Younger adults have been told that while their mums and dads’ advice is a good starting point for making important financial decisions, they also need to tap into professional expertise.
The warning came after new research from financial products provider MetLife and unbiased.co.uk, through which consumers can find independent professional advisors, revealed that nearly half (49 per cent) of adults under 30 were relying largely on their parents to guide them through financial decisions.
The research, published on 11 May, also found that adults in their 20s were most likely to turn to their parents for financial advice.
A survey of 2,002 over-18s found that one in five (19 per cent) would supplement their parents’ advice by doing online research, rising to 33 per cent of those in their 20s.
People were most likely to seek their parents’ input on decisions about long-term financial products, including ISAs (13 per cent), savings accounts (13 per cent) and first-time-buyer mortgages (12 per cent). Only 16 per cent said they would not consult their parents about financial decisions.
Karen Barrett, chief executive of unbiased.co.uk, said: “This research shows that today’s young people are thinking about their finances more than any recent generation.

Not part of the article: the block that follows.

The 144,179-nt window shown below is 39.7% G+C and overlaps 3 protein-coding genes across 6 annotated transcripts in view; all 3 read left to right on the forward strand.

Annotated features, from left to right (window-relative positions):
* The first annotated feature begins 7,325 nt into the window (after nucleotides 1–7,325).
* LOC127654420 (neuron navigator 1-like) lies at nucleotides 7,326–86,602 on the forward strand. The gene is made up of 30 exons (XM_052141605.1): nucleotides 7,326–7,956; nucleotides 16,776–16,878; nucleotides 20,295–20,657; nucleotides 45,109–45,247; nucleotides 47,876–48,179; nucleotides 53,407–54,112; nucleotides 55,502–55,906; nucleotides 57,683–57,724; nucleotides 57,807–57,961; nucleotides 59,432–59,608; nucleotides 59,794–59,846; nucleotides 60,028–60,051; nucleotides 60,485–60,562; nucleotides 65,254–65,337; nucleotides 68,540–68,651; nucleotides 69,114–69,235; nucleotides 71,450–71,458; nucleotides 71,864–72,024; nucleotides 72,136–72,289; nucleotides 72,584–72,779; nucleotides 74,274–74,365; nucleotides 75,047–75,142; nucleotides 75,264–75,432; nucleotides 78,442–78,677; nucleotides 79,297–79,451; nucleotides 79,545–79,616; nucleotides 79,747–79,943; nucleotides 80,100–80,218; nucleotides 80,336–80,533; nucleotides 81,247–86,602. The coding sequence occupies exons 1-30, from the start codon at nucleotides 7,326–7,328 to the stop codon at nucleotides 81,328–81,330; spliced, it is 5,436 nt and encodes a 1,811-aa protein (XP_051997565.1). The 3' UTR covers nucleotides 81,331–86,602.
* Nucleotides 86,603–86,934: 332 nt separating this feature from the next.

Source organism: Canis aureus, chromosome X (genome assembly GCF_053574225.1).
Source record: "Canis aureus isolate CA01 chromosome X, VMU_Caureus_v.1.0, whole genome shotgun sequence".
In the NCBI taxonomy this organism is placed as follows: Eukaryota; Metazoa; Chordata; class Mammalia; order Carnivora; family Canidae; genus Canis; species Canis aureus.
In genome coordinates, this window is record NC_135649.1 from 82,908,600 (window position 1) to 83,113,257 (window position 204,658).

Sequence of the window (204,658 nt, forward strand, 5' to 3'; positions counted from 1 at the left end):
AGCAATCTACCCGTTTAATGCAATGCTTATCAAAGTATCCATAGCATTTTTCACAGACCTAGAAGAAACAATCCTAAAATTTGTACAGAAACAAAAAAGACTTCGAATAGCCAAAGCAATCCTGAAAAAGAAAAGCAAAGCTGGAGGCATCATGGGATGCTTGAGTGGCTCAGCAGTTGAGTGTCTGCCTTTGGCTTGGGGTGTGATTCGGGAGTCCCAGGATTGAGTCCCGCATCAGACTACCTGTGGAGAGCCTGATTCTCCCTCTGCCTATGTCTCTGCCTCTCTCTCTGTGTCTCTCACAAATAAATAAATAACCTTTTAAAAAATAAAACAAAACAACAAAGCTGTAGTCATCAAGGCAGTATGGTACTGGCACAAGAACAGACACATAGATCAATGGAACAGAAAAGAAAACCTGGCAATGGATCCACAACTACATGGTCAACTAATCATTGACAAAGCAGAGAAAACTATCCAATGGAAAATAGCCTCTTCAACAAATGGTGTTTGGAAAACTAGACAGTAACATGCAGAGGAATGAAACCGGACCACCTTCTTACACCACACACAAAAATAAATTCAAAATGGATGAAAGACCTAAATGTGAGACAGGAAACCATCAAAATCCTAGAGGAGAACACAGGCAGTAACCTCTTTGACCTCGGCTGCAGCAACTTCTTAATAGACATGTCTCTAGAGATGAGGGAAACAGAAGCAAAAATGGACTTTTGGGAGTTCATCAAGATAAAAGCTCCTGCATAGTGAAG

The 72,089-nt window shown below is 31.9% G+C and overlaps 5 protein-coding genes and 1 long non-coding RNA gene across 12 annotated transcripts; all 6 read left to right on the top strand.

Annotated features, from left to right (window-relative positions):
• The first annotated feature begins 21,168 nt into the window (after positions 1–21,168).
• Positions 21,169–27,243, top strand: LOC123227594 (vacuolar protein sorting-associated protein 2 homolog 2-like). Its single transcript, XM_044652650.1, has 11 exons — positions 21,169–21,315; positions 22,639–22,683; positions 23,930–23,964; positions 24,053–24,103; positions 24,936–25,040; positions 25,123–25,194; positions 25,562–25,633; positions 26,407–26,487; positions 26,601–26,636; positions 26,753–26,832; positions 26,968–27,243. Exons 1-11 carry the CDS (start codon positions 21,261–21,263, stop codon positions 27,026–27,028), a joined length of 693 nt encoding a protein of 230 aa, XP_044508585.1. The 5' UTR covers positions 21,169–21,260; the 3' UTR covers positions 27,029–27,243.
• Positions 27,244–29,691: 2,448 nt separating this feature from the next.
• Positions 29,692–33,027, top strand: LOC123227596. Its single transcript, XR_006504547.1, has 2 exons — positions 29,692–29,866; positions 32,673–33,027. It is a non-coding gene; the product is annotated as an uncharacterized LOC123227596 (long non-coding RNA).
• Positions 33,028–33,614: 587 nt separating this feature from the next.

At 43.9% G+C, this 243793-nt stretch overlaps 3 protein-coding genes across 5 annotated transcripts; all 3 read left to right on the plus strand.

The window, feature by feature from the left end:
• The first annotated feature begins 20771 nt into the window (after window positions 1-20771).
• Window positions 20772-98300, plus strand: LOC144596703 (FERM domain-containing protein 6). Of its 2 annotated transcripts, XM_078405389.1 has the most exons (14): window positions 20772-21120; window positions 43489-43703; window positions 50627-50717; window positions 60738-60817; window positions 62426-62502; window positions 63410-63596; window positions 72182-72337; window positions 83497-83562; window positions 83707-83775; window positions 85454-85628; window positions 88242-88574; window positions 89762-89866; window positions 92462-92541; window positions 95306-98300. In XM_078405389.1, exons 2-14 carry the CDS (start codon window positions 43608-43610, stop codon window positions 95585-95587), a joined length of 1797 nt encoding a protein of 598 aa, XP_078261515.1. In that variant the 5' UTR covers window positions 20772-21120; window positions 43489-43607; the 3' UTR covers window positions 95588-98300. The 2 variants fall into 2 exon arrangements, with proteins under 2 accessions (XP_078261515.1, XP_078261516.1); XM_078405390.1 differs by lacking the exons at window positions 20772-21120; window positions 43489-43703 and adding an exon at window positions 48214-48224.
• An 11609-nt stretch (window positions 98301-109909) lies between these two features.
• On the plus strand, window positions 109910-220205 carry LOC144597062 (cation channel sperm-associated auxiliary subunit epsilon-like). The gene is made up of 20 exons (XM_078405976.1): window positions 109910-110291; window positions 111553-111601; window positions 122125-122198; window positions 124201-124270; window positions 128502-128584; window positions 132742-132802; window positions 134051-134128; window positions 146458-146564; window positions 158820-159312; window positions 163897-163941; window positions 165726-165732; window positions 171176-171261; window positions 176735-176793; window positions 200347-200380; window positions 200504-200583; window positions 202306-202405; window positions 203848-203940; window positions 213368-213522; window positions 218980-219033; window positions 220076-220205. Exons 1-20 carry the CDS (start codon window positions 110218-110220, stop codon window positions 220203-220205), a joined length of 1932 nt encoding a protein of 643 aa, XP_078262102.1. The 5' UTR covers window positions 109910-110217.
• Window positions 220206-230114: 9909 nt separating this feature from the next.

“Taking on board your parents’ experience is a good starting point, and you know they want the best for you. However, much as they would love to, most parents can’t provide the specialist insights or market knowledge that you need for such decisions.
“Our discovery of high levels of financial regret – people of all ages recognising that they’ve made poor choices in the past – should be warning enough.
“By not obtaining proper information at the time decisions are made, people risk being much worse off in the longer term. Speaking to friends and family can give you anecdotal knowledge, and searching reputable websites can broaden your understanding, but only independent professional advice can provide the vital blend of expertise combined with a focus on your best interests.”